Photograph by @paulnicklen //
A Gentoo Penguin checks to make sure that the coast is clear from Leopard Seals before taking to the sea. I am always incredibly thankful that species like penguins can easily discern between a leopard in hunting mode and a human in a black dive suit lying just a few feet away with a huge silver camera. #gratitude #penguin #picoftheday #arctic #climatechange #beauty #nature #instagood #travelphotography #travelgram #instatravel #NGTUK // #Repost @natgeotravel

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Do Penguins Share?

Often, when several species living and competing for food in one location, they will employ different methods of resource partitioning in order to reduce competition for specific resources.

Researchers from the University of Tierra del Fuego in Argentina and Louisiana State University in the United States have recently asked the question above; focusing on local populations of Rockhopper and Magellanic penguins in Argentina coexist while competing for the same resources. 

Magellanic Pengin (Spheniscus magellanicus) and Southern Rockerhopper Penguin (Eudyptes chrysocome), respectively.

In theory, in order to successfully coexist in such close proximity to one another, these two species should be differentiating their diets in order to avoid direct competition for food. So, the objective of this study was to determine exactly how Rockhopper and Magellanic penguins differ in foraging ecology.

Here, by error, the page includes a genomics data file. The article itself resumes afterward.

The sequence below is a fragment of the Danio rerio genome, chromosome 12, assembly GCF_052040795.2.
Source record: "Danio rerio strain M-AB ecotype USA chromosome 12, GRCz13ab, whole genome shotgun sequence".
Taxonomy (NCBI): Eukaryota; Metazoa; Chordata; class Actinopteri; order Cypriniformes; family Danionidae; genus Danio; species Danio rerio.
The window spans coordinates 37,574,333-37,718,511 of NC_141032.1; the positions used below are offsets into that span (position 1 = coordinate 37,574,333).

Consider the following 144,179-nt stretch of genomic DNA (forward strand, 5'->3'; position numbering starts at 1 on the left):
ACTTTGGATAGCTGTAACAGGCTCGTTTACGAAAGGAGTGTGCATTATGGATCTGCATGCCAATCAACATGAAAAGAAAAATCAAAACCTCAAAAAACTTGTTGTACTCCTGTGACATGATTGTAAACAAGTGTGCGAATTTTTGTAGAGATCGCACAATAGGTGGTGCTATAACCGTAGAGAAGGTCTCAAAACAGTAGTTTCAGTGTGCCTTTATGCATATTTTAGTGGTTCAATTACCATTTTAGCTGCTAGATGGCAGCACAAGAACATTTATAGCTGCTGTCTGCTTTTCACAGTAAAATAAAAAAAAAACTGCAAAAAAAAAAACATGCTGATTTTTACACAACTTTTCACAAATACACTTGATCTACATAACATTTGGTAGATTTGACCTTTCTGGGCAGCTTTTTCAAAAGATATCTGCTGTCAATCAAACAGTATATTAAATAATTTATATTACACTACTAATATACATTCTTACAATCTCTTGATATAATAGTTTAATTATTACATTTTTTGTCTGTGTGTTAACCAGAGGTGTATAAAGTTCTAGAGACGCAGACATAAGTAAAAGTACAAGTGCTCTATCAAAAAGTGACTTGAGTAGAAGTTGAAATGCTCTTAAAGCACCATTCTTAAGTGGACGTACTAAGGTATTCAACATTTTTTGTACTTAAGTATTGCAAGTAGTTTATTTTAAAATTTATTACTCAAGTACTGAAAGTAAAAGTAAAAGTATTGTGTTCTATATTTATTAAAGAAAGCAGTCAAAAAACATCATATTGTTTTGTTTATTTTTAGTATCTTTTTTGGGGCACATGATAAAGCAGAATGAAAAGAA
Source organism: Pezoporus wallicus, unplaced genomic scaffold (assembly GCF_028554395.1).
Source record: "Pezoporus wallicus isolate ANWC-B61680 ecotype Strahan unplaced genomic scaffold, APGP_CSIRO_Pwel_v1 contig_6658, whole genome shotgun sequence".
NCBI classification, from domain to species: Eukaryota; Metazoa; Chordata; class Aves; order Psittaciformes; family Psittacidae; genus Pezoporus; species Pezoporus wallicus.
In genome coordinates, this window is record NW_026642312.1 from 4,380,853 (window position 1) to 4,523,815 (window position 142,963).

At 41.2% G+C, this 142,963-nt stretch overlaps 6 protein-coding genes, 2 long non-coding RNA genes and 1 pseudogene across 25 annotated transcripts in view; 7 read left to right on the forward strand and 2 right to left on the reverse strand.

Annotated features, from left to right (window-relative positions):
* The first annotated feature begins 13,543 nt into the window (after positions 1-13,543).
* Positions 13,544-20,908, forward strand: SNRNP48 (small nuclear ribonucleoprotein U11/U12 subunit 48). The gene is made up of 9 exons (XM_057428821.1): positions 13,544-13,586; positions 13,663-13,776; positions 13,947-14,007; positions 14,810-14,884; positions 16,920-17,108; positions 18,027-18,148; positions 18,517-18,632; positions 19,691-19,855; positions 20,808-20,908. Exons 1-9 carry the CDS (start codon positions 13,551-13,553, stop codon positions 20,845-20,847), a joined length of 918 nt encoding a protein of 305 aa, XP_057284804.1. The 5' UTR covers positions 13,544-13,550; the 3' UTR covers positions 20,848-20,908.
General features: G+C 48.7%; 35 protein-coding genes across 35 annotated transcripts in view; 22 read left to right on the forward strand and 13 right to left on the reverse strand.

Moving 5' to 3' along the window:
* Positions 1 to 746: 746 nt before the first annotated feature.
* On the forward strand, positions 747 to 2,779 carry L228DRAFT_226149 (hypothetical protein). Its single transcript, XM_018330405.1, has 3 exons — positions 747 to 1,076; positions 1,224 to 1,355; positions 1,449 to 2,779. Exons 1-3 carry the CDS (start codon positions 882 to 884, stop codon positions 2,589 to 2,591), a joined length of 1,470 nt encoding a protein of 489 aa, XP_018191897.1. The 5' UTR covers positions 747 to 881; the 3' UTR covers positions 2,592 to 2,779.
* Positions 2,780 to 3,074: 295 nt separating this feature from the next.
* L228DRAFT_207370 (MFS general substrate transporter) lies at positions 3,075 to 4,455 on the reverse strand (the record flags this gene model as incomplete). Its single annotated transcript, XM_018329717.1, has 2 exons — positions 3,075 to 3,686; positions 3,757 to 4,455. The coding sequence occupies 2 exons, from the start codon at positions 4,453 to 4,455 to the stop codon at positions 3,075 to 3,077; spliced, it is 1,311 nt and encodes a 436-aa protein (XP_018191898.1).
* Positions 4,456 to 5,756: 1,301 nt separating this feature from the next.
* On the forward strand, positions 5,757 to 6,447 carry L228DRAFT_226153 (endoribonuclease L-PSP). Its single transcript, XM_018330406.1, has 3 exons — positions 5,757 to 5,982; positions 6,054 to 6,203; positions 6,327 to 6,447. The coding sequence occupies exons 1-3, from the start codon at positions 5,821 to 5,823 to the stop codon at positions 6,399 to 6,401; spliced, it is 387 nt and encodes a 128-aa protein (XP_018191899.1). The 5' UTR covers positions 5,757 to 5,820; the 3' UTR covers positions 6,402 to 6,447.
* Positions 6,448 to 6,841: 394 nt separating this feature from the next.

In order to determine this, the researches used GPS trackers to record where exactly the penguins were diving, how long they were diving, and how deep they went. To determine what exactly they were eating, and at what level of the trophic level they were feeding on, isotope analysis provided from blood samples was used to take a closer look at the penguins’ diets. 

So what exactly were these penguins up to? Well, the Rockhopper penguins were feeding at much greater depths, and father offshore than their Magellanic counterparts. They also fed at a lower trophic level, so that the birds weren’t going after the exact same prey. The Rockhoppers also displayed differences between sexes in foraging activity. Males, who are most often larger than females, tended to dive deeper in their pursuit of prey. This not only reduces competition between species, but also reduces competition between males and females of the same species. What the researchers did not expect, however, is that there were no differences in male and female Magellanic foraging ecology. This was perhaps do to their smaller population size than the Rockhoppers.

In all, this is study a wonderful example of how animals modify their foraging behaviors in order to occupy specific niches, and reduce interspecies competition

Click here to read the complete findings of this paper.